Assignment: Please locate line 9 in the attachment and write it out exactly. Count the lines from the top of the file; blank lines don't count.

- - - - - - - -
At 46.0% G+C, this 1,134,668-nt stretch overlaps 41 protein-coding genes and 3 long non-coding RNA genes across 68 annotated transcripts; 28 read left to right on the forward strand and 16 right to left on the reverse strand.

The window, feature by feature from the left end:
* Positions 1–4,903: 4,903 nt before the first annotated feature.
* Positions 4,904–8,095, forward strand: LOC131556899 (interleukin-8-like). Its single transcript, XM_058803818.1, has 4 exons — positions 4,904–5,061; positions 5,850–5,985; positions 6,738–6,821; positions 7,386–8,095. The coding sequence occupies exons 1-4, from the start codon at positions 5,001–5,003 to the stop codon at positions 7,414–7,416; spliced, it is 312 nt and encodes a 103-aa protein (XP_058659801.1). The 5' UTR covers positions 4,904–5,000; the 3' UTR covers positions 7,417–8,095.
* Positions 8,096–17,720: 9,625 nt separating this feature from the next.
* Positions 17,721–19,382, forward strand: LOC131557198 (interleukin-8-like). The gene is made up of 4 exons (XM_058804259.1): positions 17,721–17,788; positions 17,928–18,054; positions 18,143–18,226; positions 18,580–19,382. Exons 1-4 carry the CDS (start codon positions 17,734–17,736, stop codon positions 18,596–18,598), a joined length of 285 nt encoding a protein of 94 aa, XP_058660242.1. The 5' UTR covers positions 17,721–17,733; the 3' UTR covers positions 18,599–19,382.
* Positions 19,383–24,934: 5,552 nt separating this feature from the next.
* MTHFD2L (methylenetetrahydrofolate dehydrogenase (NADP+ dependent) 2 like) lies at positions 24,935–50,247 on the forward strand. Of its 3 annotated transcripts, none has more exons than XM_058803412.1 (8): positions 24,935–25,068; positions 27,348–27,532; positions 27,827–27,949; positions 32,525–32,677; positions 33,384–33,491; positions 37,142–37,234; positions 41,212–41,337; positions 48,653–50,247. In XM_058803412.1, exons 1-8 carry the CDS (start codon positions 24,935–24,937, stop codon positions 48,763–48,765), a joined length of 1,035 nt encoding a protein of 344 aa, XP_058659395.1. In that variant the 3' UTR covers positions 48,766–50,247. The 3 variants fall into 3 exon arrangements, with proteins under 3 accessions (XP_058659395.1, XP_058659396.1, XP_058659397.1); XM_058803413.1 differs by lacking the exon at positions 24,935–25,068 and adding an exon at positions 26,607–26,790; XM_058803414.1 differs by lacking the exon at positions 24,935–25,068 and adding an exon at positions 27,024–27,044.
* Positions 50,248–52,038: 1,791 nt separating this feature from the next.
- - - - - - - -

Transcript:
* Positions 50,248–52,038: 1,791 nt separating this feature from the next.